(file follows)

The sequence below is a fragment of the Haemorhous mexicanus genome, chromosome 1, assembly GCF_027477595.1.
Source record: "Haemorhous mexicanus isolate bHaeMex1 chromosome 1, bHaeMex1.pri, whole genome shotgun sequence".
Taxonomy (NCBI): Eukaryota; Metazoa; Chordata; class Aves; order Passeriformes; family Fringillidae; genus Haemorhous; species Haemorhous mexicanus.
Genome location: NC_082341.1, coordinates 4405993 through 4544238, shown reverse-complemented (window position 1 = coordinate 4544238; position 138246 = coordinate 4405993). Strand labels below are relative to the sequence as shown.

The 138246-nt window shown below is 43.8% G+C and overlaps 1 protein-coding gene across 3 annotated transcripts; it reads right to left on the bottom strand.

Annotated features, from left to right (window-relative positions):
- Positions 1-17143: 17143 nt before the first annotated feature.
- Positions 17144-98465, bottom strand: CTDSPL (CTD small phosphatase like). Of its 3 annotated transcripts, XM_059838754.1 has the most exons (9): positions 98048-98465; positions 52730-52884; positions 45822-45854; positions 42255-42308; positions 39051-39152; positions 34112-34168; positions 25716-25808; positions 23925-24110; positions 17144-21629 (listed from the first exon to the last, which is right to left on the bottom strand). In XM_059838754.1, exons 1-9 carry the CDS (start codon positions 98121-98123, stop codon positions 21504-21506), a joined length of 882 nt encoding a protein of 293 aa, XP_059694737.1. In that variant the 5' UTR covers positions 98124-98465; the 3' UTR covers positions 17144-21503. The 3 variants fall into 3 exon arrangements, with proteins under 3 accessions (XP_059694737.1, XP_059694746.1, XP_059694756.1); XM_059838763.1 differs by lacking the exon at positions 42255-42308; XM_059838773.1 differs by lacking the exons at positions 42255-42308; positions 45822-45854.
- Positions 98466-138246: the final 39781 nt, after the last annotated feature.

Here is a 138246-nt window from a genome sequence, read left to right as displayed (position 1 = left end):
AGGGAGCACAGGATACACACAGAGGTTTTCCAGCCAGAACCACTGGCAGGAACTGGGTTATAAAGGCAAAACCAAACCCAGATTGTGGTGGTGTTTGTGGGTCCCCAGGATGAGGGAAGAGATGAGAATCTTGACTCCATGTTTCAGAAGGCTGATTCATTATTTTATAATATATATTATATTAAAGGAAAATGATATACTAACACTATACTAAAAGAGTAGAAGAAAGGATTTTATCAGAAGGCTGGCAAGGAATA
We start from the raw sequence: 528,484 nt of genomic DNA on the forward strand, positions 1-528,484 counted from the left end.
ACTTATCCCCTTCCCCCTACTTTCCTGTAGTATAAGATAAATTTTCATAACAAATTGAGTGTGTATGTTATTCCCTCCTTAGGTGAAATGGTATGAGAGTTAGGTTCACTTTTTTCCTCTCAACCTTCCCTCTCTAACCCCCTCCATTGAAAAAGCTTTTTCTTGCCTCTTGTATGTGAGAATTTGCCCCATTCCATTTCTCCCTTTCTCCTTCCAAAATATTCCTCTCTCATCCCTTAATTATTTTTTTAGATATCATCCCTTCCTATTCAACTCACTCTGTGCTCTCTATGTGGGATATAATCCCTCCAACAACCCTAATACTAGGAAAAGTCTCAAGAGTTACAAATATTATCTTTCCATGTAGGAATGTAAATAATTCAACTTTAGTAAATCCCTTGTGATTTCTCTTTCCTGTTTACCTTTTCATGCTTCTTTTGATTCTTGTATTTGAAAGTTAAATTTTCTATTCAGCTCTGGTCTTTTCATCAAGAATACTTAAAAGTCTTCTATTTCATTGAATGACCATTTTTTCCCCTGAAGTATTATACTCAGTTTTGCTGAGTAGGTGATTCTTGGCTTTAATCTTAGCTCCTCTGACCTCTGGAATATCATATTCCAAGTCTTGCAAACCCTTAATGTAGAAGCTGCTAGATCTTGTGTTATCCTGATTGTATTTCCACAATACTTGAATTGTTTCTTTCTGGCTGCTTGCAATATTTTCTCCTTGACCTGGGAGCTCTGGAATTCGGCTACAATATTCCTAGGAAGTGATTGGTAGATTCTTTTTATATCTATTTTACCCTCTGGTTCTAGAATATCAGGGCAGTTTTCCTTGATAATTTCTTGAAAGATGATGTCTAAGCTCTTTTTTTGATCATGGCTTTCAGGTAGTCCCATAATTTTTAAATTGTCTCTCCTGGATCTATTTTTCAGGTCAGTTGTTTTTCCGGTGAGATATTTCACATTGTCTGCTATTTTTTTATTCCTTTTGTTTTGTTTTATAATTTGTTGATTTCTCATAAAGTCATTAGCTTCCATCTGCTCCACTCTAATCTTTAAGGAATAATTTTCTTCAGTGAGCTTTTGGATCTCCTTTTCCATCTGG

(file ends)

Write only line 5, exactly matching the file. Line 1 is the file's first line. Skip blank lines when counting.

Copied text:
The 138246-nt window shown below is 43.8% G+C and overlaps 1 protein-coding gene across 3 annotated transcripts; it reads right to left on the bottom strand.